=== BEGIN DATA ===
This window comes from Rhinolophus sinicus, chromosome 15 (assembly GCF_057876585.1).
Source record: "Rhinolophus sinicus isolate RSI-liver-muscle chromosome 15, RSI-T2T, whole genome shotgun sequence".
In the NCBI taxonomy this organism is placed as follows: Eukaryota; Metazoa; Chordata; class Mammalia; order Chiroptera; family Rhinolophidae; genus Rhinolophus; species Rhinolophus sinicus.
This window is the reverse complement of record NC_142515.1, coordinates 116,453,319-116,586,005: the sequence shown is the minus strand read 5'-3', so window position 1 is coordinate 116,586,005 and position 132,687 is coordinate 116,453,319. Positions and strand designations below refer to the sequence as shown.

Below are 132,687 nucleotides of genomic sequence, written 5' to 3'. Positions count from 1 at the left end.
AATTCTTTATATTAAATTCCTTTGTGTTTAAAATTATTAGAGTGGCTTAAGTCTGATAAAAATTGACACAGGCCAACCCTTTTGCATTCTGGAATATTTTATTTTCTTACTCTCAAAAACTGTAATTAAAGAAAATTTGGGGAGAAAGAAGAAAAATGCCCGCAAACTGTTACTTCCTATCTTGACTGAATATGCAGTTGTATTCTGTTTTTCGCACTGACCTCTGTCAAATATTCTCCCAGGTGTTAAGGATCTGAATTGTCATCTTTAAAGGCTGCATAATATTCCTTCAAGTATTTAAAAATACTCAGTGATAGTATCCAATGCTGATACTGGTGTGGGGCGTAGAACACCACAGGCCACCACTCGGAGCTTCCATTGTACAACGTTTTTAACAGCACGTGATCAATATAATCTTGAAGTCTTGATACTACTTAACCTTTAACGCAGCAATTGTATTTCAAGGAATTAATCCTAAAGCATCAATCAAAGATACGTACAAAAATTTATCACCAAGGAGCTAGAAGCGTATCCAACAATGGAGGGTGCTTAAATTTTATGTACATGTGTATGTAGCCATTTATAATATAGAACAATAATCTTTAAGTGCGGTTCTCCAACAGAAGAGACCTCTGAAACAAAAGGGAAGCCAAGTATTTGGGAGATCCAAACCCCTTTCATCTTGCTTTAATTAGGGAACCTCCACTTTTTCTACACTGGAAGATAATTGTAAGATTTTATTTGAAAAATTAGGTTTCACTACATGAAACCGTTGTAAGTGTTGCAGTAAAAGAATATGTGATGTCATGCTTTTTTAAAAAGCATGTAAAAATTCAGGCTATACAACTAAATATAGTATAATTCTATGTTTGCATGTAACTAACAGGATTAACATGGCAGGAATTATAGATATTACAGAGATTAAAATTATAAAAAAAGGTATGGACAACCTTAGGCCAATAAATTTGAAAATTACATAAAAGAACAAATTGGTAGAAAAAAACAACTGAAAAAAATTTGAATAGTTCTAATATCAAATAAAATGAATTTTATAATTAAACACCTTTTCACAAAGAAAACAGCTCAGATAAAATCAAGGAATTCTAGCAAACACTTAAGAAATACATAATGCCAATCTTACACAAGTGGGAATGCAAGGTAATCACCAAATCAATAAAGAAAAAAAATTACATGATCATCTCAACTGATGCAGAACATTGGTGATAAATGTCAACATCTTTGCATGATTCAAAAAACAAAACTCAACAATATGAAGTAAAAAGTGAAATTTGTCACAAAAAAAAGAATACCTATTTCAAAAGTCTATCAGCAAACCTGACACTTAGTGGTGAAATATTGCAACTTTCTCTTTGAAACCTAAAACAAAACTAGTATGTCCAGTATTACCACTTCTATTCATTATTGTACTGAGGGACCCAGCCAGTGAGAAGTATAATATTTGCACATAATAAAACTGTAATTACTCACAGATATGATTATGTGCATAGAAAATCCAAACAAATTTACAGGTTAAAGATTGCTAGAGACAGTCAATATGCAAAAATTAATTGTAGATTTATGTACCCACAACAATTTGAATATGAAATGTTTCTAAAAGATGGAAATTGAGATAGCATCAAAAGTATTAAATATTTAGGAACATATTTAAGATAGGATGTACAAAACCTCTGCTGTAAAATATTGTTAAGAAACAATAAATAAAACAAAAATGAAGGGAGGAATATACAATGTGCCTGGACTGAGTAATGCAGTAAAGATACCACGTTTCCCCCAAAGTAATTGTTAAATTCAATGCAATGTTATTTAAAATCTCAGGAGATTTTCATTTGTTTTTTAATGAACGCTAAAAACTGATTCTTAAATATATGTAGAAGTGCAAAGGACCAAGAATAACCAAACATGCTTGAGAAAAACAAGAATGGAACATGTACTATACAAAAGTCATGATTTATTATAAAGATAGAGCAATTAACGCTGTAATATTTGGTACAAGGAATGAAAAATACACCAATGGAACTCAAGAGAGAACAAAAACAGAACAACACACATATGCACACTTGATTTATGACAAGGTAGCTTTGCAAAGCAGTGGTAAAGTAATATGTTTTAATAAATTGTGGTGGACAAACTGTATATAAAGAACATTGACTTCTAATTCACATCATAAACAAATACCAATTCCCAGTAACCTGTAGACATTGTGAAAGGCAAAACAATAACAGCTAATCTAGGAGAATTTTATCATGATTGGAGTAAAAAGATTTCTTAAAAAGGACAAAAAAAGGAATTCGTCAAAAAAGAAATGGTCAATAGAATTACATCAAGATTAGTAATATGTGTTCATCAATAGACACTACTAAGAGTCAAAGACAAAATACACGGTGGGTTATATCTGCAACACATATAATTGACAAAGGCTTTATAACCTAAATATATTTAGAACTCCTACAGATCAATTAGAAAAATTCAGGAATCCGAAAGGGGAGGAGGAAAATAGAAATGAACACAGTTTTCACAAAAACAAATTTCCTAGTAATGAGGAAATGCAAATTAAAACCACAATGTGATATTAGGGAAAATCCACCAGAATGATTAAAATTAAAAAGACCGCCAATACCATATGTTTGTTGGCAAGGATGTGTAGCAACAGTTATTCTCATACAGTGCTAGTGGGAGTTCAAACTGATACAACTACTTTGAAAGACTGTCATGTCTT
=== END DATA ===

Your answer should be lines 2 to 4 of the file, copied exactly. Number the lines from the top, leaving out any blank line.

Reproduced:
Source record: "Rhinolophus sinicus isolate RSI-liver-muscle chromosome 15, RSI-T2T, whole genome shotgun sequence".
In the NCBI taxonomy this organism is placed as follows: Eukaryota; Metazoa; Chordata; class Mammalia; order Chiroptera; family Rhinolophidae; genus Rhinolophus; species Rhinolophus sinicus.
This window is the reverse complement of record NC_142515.1, coordinates 116,453,319-116,586,005: the sequence shown is the minus strand read 5'-3', so window position 1 is coordinate 116,586,005 and position 132,687 is coordinate 116,453,319. Positions and strand designations below refer to the sequence as shown.